Sanders & the Sanders Family
Grass Hills was originally the home of Lewis Sanders. Sanders is NOT the man for whom the town of Sanders is named. Lewis Sanders was born in Pennsylvania on Aug. 9, 1781, but the family came to Kentucky, and Sanders made his first money in the mercantile business in Lexington. That, along with an inheritance, enabled him to buy a 400 acre tract outside of Lexington on the Georgetown Pike (just north of New Circle Road, west of the railroad). He built a residence there, “Sanders Garden,” and a cotton and woolen factory. You can find his farm referred to mostly as “Sandersville,” but sometimes only as “Sanders.”
Sanders was noted as the man who brought fairs to Kentucky. He was the organizer of the first fair in the state, at Sandersville, on July 25, 1816. He was an expert in fibers, notably wool and hemp. He took pride in the quality of his herds of cattle, and imported, from England, along with his good friend Henry Clay, the first purebred cattle in the state. He was also a noted breeder of merino sheep, and it was a bust in the sheep market which bankrupted him in 1823.
That’s when he moved to his wife’s family farm in Carroll County. As a hemp buyer for the US government in the 1840’s, he demonstrated that Kentucky hemp was a superior product to Russian hemp. Russian hemp was introduced in the late 1830’s, and its superior strength was assumed by most buyers. Sanders created demonstrations to show that the Russian was in fact not as strong as the Kentucky hemp, and his demonstrations for the US government single-handedly revived the hemp market in the bluegrass.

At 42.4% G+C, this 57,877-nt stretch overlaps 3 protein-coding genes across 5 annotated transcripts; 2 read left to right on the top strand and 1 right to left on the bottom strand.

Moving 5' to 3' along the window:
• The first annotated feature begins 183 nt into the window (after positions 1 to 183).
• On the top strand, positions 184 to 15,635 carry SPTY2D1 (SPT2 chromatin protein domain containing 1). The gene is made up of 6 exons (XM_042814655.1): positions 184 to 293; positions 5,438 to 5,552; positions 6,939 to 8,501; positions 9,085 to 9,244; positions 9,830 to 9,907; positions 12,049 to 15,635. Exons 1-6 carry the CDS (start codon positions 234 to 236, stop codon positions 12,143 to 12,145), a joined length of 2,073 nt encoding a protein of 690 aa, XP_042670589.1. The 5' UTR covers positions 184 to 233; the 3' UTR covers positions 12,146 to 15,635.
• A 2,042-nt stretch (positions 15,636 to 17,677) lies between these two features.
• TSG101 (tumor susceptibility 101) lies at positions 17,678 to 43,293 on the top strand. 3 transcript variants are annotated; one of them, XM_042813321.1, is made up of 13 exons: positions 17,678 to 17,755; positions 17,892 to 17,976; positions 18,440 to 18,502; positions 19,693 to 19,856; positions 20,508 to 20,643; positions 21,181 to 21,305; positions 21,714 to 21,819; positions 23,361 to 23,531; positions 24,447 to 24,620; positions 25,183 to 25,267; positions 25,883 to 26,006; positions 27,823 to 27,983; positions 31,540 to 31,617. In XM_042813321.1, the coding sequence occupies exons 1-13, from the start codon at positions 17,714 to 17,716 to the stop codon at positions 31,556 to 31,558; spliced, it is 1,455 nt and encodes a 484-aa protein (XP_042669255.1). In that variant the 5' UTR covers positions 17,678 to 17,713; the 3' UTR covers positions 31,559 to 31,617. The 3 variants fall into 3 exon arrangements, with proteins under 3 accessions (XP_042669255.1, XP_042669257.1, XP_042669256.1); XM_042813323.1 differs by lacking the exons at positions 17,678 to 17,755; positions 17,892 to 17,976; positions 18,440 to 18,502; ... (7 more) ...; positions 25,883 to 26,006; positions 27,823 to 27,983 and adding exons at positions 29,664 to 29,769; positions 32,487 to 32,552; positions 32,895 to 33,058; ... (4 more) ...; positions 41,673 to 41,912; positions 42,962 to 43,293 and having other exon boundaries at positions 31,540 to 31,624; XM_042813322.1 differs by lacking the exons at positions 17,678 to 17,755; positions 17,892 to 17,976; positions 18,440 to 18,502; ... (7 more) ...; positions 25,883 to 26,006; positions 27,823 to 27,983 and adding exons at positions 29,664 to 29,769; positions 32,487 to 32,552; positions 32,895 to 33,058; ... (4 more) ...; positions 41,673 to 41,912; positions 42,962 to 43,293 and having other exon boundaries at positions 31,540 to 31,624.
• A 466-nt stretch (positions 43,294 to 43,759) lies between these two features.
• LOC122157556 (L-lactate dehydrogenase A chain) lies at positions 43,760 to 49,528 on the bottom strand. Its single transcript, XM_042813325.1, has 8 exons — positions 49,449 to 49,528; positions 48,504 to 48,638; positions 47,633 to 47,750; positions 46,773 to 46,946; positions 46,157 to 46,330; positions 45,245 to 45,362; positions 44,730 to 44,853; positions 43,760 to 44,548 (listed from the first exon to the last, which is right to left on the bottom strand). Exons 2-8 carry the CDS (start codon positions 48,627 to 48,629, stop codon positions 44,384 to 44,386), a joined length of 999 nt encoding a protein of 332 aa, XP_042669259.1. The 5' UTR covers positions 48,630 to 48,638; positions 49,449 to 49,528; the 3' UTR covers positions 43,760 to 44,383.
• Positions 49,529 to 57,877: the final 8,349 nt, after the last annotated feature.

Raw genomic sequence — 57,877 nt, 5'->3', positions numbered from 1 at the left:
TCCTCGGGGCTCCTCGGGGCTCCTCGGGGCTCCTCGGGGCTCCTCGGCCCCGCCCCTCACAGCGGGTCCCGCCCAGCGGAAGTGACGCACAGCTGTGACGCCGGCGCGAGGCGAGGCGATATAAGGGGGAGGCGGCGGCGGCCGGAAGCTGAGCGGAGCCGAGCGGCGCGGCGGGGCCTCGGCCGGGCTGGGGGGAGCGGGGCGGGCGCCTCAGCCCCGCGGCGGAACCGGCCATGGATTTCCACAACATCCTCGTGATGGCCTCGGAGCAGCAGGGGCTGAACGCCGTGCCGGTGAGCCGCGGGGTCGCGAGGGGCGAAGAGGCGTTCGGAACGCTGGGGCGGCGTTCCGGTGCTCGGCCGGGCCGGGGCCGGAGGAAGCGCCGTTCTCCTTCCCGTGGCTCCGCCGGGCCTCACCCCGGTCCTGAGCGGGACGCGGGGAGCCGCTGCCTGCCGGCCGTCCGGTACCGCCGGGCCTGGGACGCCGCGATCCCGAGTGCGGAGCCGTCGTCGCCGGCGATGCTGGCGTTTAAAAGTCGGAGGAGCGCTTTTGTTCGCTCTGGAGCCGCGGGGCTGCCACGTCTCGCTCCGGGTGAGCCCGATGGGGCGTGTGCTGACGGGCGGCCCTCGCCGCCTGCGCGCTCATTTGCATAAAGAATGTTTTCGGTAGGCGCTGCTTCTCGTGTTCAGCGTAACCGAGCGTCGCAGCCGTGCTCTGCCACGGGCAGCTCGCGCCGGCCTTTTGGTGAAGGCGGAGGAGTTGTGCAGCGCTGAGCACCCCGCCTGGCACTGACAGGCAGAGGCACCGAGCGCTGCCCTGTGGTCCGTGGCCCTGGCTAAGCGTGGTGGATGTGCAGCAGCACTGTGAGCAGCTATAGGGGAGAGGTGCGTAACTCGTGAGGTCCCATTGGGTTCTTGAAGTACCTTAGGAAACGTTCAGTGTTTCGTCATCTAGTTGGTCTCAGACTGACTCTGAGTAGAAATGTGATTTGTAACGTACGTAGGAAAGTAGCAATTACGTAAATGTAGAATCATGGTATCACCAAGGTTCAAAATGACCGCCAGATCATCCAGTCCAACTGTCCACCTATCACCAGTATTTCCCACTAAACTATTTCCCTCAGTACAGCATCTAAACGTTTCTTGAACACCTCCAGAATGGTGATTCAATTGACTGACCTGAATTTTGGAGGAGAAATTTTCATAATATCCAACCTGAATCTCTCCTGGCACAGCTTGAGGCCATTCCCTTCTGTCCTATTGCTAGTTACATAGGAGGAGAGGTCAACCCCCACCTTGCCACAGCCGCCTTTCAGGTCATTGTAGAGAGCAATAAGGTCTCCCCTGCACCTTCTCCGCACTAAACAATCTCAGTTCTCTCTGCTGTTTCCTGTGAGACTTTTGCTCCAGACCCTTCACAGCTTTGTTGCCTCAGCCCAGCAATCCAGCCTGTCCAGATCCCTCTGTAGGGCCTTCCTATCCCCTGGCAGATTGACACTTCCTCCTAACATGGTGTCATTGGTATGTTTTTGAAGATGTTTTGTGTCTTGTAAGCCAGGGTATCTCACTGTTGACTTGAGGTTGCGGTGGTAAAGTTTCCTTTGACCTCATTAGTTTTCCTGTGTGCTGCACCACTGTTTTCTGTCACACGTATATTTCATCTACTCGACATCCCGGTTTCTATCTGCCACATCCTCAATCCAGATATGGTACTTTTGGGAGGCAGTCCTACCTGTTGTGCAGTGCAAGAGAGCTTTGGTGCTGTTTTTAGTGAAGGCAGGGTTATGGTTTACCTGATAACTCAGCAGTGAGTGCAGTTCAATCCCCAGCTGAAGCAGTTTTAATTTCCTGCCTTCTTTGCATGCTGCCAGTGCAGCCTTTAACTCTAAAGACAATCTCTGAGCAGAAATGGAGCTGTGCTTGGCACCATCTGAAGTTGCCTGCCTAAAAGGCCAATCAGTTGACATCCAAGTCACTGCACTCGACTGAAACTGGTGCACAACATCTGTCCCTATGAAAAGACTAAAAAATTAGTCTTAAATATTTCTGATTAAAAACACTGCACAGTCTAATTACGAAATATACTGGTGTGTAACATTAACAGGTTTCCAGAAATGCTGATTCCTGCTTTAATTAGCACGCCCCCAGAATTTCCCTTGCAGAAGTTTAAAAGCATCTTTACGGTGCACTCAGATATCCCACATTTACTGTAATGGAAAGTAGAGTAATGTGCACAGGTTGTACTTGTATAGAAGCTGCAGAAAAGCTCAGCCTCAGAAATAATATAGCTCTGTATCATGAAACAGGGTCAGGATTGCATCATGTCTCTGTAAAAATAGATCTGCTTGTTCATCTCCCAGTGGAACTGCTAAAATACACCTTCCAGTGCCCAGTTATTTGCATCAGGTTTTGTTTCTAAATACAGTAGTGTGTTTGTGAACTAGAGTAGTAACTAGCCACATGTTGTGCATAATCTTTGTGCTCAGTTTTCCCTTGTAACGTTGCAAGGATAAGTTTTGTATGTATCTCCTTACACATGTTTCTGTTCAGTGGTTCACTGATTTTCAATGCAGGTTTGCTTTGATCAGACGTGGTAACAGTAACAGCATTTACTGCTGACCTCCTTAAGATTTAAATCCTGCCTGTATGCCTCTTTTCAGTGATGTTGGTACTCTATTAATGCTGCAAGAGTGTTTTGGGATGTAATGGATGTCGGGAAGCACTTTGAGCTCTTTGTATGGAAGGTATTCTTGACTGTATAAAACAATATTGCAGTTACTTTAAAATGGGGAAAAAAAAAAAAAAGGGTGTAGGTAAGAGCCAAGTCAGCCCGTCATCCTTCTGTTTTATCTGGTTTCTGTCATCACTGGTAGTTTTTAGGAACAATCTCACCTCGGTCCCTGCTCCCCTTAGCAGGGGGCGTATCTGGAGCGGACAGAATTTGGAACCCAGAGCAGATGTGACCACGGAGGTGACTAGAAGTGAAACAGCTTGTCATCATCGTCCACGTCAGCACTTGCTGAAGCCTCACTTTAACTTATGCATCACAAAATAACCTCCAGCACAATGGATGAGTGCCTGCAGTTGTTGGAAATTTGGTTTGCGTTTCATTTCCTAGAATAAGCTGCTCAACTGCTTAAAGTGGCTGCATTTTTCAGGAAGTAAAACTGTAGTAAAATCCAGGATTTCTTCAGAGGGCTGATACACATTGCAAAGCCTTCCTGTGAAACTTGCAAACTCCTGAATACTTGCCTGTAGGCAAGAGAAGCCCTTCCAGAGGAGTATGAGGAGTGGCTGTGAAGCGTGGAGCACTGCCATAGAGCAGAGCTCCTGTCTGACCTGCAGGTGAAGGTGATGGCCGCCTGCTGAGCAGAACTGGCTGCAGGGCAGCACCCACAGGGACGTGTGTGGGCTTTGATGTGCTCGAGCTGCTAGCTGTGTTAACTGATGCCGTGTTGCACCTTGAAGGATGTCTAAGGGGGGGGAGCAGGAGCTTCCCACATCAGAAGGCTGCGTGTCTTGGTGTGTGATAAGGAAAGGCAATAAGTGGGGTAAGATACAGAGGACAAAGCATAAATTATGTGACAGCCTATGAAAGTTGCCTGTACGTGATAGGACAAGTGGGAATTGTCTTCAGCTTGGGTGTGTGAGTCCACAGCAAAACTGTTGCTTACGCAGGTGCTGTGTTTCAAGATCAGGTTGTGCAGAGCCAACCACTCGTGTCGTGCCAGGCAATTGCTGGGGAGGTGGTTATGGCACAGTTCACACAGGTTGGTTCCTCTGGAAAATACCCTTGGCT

Grass Hills is about 4 miles southwest of the present town of Sanders. Sanders died on April 15, 1861, and is buried on the farm.
Sanders hasn’t always been named Sanders. It started out as Rislerville, named after a man named Risler – either John or William, nobody’s quite sure – who ran a general store on the site. We know in 1816 for a short period, there was a post office for Sanders, with Nathaniel Sanders – see below - as the postmaster, but mostly it was Rislerville until the railroad came through, around 1867. The residents called it “Dixie” for a while, but it was soon changed to “Liberty Station,” as a railway access point for New Liberty. The town was ceded over to Carroll from Gallatin in 1872 (Gallatin balked at the cost of the bridge; Carroll agreed to pay it, provided that part of Gallatin became part of Carroll) and that brings us back to the Sanders’.
Lewis had a son George N., who was Franklin Pierce’s Consul to England. George was a strong Confederate during the Civil War, and was one of six confederates – another one was Jefferson Davis – who had a bounty on his head. He spent serious portions of his adult life in England and Canada. Some have tried to implicate him as a co-conspirator of John Wilkes Booth in the Lincoln assassination.
Lewis had a brother, Nathanial, who was deeded 2000 acres of what is now Carroll County (was then Jefferson County, Virginia), by the Governor of Virginia in 1781. He had eight children, and one of his grand-children was George Washington “Wash” Sanders. Wash had a son named Larkin Sanders, who served in the state legislature, and whose influence was used to name the town “Sanders” after his father, Wash. The town officially became Sanders on May 12, 1884.